Protestant evangelicals have lost a friend who himself was Roman Catholic. Richard John Neuhaus, 72, editor-in-chief of First Things, president of the Institute on Religion and Public Life, and author of numerous books, died Thursday morning in New York City. According to a statement posted by First Things, Neuhaus "never recovered from the weakness that sent him to the hospital the day after Christmas, caused by a series of side effects from the cancer he was suffering. He lost consciousness Tuesday evening after a collapse in his heart rate, and [Thursday], in the company of friends, he died."
Neuhaus began his ecclesiastical career in the Lutheran Church-Missouri Synod but became a national figure when he broke with the conservative Protestant denomination to join the Roman Catholic Church. John Cardinal O'Connor once said he hoped Neuhaus would never convert, since "we Catholics need all the ecumenical help we can get," but received Neuhaus into the Archdiocese of New York in 1990, where he served as a priest. Prior to that Neuhaus oversaw a largely African-American Lutheran congregation in Brooklyn, where he was a proponent of civil rights and anti-war issues during the Vietnam era, working closely with Martin Luther King Jr. at times.
"Neuhaus in those years was an interesting combination of liberal and conservative," noted WORLD contributor and former Time religion editor Richard N. Ostling. "He was skeptical of the right wing of his denomination but also of the National Council of Churches and mainline denominations. As a Roman Catholic, he became a real leader of the conservative, pro-Vatican, traditionalist flank of the Catholic Church." Over time the Catholic priest established himself as a political conservative, particularly on abortion, becoming "a powerful voice in pro-life movement, particularly after Roe v. Wade and more recently on the gay issue," said Ostling.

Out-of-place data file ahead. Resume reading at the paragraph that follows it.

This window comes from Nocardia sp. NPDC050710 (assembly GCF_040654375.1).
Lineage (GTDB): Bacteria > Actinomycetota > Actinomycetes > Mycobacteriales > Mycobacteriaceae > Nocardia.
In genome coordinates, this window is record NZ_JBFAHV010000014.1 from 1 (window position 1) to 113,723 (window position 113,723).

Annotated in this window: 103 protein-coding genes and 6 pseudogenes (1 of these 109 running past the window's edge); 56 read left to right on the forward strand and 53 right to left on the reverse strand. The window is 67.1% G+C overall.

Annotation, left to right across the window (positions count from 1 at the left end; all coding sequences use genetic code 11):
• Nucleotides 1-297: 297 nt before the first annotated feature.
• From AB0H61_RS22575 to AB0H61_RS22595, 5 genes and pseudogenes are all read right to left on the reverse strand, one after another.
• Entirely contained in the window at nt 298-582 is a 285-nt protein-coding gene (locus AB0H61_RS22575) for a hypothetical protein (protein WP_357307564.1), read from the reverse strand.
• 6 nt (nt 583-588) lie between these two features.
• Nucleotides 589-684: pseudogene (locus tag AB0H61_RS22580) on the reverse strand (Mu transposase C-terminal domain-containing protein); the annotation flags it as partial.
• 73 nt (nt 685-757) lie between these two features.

His book The Naked Public Square: Religion and Democracy in America also sparked debate and helped to further redefine the conservative/liberal divide by taking on secularism and the departure of faith from public life. Charles Colson, founder of Prison Fellowship International, described Neuhaus as "one of the most remarkable human beings I've ever known, a man of extraordinary intellect, a great communicator and theologian." Michael Cromartie, director of the Evangelical Studies Project at the Ethics and Public Policy Center, where Neuhaus served as a board member, said Neuhaus "was without peer in his ability to formulate a response to the theological, ethical, foreign policy, and domestic issues of the day. He could think deeply on a broad range of issues and be penetratingly insightful."
In 1994, Colson and Neuhaus convened a group of Catholic and evangelical leaders to produce a manifesto called "Evangelicals and Catholics Together: The Christian Mission in the Third Millennium." The document drew criticism from both sides. Cromartie said the manifesto grew out of a meeting attended by Colson and Neuhaus on Latin America, where both became aware of the violence there between Catholics and Protestants. "He would disagree with those who saw the manifesto as a political coalition or social coalition," Cromartie said. "It was first and foremost a theological conversation among people committed to the Apostle's Creed and historical orthodoxy."
But many evangelicals responded that Neuhaus' conversion to Roman Catholicism weakened his authority to speak out on issues dividing evangelicals and Catholics, let alone to find common theological ground. Time magazine, failing to note the divisions between the two groups, in 2005 named Neuhaus one of the "25 Most Influential Evangelicals in America." But it was a rarity indeed for anyone on either side of the divide to charge Neuhaus with unfairness in his portrayal of friends or foes-a record that was more remarkable because of the sheer volume of his literary output and notable for his kindness in engaging opponents.